3 plus 4 =>

POP-11 does not recognize the word "plus" as an operator. Unless a word
or symbol is defined as an operator it cannot occur between two numbers
like that. For now, don't worry about the exact meaning of the error
message. You'll need to learn more about the syntax of POP-11 to
appreciate the details. NB as soon as you type something or move the
cursor, the message will disappear from the command line.

-- Looking back at the error message -----------------------------------

If you wish you can look back at the error message after it has
disappeared as follows:

Press the <ENTER> key to get the cursor onto the command line.

You can then press the Cursor-UP (CHARUP) key until you get the error
message back on the command line.

(The command line acts as a one-line window into a special file). This
should reveal the error message. If the error message is too long to fit
on the line, you can move the cursor right in the usual way to reveal
the missing bit.

To get the cursor back to the file you are working on, press the CHANGE
MODE key (sometimes indicated on keyboard maps as the SWITCHSTATUS or
STATUSSWITCH) to get the cursor back into this file. If you can't find
it, just press RETURN. VED will complain about the unknown command, but
don't worry.

-- Finding out what an error message means ----------------------------

(Skip this section on a first reading).
The error message may have a short code in it, e.g. MSEP, or MSW. This
means there is a help file with that name, explaining what the error was
about. You can look at it by typing

    <ENTER> help

then the code, then <RETURN>, e.g.

    <ENTER> help msep <RETURN>

If you wish try that now, then quit the MSEP help file with <ENTER> q,
to get back here.

-- Undeclared variables ------------------------------------------------

Try marking the following to see how undeclared variable messages appear
in the output file. Mark the next two lines and type CTRL-d:

    99 -> xxx;
    fido -> dog;

The best way to avoid warnings, is to make sure you declare all the
variables you need, thus:

    vars kitty, cat;        ;;; declare "kitty" and "cat" as variables.
    tom -> kitty;
    kitty -> cat;

You could try marking that range and loading it (CTRL-d or <ENTER>lmr).
You will see that there is no declaring variable message for kitty, or
for cat, since those were declared. But there will be a message for tom.

-- You can give commands in the output file too -----------------------

Note that the output file is just an ordinary file, and you can switch
to it using:

    <ENTER> ved output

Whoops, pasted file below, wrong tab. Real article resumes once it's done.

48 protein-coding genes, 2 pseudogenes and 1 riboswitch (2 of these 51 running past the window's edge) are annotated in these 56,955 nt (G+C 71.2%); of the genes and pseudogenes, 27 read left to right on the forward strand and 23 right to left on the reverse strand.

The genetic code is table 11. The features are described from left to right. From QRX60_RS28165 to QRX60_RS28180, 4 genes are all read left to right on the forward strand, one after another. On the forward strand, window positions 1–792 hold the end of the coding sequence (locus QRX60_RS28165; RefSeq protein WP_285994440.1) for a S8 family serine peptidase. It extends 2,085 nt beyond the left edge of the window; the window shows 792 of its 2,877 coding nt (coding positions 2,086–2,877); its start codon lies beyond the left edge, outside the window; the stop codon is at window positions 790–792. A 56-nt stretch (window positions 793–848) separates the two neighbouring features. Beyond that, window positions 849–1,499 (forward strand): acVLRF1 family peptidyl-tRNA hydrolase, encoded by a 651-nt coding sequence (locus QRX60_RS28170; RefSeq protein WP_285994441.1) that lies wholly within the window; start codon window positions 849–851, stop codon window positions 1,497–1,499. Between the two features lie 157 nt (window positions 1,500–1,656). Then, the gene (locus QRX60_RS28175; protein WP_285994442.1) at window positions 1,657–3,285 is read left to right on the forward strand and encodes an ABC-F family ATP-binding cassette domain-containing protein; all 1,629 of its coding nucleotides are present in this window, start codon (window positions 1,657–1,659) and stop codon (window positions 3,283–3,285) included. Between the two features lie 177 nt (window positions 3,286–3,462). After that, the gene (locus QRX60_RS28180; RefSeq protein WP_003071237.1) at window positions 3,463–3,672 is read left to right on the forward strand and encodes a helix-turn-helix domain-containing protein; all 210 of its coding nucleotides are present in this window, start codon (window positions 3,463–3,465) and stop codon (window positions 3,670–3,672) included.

to make any changes. You can save the output in a permanent disk file,
with <ENTER> w, or else have it forgotten with <ENTER> q.

You can also type a command in it and have it obeyed. Try typing
something like the following into your file called output, then mark and
load it:

    8888 + 2222 =>

Try typing variants of that into your output file after giving the
    <ENTER> ved output

then mark and load what you have typed.

-- USE <ENTER> w FROM TIME TO TIME -------------------------------------

The load marked range command (CTRL-d or <ENTER> lmr) loads a portion
of the file into temporary memory in the machine. However, you should
ensure that from time to time you save your work by "writing" your files
onto the magneting disc, the permanent memory attached to the computer.
you can tell VED to do this by giving the command

    <ENTER> w

Try it. It should write your 'output' file, or any other of your private
files that you have recently changed, and tell you that it is doing so.

Always try to remember to do
        <ENTER> w

occasionally as a precaution against losing work. (Actually, from
time to time VED's "autowrite" mechanism will write your files to disc
anyway. They will also be written when you leave POPLOG.)

-- Diverting output to a different file -------------------------------

You can divert output to a file called FRED by

    <ENTER> output fred

You can make output always go to the CURRENT file, whatever it is, by

    <ENTER> output .

However, this is generally rather confusing, unless you are an expert.
You can make output go onto the screen without going into your file by
means of the command

    <ENTER> output ^

E.g. try that command then mark and load the following line:

    9999 + 1 =>

After printing out the result, VED will say


You can then press the RETURN key to get back into VED. To restore
printing into your output file, do

    <ENTER> output output

-- Related documentation ----------------------------------------------

See also
TEACH * VED     - using the editor to create text files of your own
TEACH * MARK    - marking a range
TEACH * VEDPOP  - using the editor to create programs

HELP *  MARK (Probably too detailed for beginners)

--- C.all/teach/lmr -------------------------------------------------------
--- Copyright University of Sussex 1989. All rights reserved. ----------